So, enter the NUVI. Not only is it 5" rather than 7", so it's only about 70% of the physical size to begin with, it too is a widescreen perspective; but rather than stretching the image, it only fills about 80% of the screen. The result is an image that's only about 55% of the size of as it appears on the Magellan. And while the image itself is crystal clear (in daylight), the overall sensation is of a camera image being displayed on a monitor rather than a surrogate rearview mirror.

It seems that both devices are equally lacking, just in very different ways. What's ludicrous is that the kinds of things that would make either device terrific would cost about $2 more to manufacture, or they're features that exist in each makers' other products.

I'm going to give some consideration to using a 7" Lilliput display unit that may be the best overall, albeit without navigation. I would then add a navigation-capable head unit. So, as of this point, I have the two challenges to solve of remounting the camera (while it's perfectly usable now, it could be SO much better if properly oriented) and continuing my search for the best display solution.

More to come as it develops.

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Interim Update:

I decided the view orientation was definitely too high and lowering it to both permit a shorter minimum viewable distance to road level and keep traffic more centered in the image which helps avoid the exaggerated "fisheye" effect of such a wide angle lens. I've been able to shorten the minimum viewable ground distance to 5' and, at knee-height, I can see almost 2' behind the vehicle, making it function well enough to serve dual duty as both rear view mirror replacement and backup camera.

Instead of using the provided angled lens barrels, I had to Dremel the already-drilled hole to accommodate the standard barrel positioned at my own angle. which is just barely perceptibly lower then true horizontal. Of course, relative to the panel, the camera appears to point downward to an even-more exaggerated degree. A little hot melt glue holds the barrel in place just fine.

The finishing work has really posed a challenge. Because angling the barrel downward meant I had to drill-out an ellipse-shaped hole by sight, I knew I'd have a little filler work to do. I was going to reach for conventional body filler which I knew could be sanded, primed and painted relatively easily, but I made the mistake of letting myself be talked into the equivalent of "Mighty Putty" which, despite fashioning into the thinnest "snake" I could to embed in the gap between the lens barrel and the blanking plate, just doesn't cotton well to being sanded with anything but the roughest grains, which is counter to what's required when finishing such small areas.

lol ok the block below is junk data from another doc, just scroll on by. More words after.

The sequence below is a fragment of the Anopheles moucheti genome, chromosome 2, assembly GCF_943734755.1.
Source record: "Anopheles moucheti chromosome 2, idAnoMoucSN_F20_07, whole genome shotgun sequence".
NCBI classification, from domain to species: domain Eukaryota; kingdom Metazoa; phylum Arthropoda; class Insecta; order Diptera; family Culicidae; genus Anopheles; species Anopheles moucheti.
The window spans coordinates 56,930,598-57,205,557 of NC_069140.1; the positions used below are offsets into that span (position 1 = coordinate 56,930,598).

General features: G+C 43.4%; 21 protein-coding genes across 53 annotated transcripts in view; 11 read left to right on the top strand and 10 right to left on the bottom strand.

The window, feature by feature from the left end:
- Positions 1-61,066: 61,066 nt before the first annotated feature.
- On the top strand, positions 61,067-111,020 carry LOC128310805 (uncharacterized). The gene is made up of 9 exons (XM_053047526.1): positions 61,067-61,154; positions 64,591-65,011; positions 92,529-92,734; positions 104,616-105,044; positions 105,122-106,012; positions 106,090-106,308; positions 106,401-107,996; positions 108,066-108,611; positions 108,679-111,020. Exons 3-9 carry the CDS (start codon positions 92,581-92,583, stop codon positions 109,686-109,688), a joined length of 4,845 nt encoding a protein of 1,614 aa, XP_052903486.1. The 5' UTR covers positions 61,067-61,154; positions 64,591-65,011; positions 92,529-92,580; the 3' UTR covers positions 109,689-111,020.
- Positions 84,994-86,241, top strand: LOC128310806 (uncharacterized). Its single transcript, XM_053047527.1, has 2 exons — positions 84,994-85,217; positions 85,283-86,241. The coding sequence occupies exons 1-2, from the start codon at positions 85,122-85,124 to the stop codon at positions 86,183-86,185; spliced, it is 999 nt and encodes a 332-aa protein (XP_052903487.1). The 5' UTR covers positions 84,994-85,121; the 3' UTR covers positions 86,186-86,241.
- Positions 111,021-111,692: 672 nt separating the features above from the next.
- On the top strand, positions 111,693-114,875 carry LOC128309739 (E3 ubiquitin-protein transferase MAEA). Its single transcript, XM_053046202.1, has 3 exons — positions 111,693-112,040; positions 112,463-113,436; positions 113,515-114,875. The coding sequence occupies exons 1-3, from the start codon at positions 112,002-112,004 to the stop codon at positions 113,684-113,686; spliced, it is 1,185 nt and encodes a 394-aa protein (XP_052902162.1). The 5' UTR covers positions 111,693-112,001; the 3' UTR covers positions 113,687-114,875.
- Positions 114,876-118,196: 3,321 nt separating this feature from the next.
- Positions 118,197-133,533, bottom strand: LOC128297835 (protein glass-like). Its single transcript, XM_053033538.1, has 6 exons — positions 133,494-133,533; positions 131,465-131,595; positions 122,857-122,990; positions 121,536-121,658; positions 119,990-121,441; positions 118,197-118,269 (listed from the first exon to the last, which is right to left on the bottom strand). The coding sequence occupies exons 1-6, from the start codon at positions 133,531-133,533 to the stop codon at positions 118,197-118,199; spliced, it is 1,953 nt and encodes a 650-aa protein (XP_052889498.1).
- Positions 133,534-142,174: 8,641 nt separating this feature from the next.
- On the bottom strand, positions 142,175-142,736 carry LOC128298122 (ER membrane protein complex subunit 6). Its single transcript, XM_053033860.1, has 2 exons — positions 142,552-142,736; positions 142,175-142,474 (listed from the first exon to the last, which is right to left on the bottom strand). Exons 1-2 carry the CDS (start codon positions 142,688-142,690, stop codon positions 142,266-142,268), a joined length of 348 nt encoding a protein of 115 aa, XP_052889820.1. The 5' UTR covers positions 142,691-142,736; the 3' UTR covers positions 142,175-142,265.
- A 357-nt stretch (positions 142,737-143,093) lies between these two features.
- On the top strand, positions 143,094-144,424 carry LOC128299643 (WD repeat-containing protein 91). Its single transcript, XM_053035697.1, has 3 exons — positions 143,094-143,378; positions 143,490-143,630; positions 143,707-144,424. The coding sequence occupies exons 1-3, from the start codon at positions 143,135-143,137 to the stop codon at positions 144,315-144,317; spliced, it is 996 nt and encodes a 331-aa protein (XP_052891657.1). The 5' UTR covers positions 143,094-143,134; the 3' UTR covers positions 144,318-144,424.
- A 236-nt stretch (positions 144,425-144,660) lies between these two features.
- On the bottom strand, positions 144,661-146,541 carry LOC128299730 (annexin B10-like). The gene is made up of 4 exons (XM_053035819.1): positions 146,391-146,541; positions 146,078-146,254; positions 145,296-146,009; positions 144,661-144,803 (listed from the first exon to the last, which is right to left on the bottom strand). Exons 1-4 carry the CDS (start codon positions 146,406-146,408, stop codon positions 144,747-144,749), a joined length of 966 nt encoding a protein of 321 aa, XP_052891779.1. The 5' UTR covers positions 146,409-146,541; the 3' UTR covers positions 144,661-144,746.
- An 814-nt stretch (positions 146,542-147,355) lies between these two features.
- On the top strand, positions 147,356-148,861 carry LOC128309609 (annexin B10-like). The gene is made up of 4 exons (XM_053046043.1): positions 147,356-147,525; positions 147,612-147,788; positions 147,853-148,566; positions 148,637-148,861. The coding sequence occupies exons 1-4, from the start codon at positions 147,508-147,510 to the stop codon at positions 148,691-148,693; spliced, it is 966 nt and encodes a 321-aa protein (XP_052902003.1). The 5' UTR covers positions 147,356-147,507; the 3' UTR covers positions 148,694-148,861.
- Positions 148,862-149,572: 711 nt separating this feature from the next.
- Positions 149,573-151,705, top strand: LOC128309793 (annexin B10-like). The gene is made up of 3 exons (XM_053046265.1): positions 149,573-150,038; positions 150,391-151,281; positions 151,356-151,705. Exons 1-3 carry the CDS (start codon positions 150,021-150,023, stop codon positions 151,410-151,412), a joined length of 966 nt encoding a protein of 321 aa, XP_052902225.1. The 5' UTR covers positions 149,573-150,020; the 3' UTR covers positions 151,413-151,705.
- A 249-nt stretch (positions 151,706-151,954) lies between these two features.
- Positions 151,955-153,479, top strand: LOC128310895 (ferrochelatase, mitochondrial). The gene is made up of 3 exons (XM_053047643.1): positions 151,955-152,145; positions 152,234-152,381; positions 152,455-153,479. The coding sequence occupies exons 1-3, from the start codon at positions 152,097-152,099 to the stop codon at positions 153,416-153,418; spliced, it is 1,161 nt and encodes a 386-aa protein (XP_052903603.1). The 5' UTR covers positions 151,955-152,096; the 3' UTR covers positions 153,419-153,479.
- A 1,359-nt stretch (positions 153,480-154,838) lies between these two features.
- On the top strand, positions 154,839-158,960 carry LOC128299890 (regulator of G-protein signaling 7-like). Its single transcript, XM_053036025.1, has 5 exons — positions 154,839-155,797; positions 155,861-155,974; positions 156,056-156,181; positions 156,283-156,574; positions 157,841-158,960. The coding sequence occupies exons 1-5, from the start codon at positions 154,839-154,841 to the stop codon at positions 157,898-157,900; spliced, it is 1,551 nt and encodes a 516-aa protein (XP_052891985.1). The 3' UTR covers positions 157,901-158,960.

After trying to fix it until I happened to screw it up by gouging the plastic after trying to use a Dremel to do some detailed sanding instead of leaving well enough alone. I should have used a filler primer in the first place, and that's where things stand right now. I've shot one coat of regular primer and will be heading to AutoZone for some filler primer when they open. I will then resand the filled areas down using 400 and proceed to spray a final coat of standard primer before letting it dry in a curing cabinet and a final sanding with 600 grit before the first coat of paint.

I'm planning to finally have the body work done tomorrow to have the door check repaired. In the meantime, I'll spray a couple coats of a very close shade of white to Frozen White (I found a better match than before) and wet sand it before taking it with me to the body shop with the hope that they'll just spray the damn thing for me for a few extra bucks since the paint will already be matched for the warranty repair.

I'll post some pictures and an abbreviated recipe for others when the final job is done. Presuming I don't manage to screw it up any further by attempting to fix it some more, I'm really going to enjoy the lower angle and believe it will make the TC both easier and safer to operate.

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It is a shame there isn't a ready-made camera to fit in that spot. The location seems ideal except for being so high. I'm on the same quest, although the back-up camera will hook into a Pioneer AVIC-Z120BT I bought to replace the stock radio/CD player. The Pioneer also has a secondary video input, which I'm thinking about hooking to an interior camera that will overlook the cargo area or rear seat.

Keep posting pictures. I think you're on the right track.

4D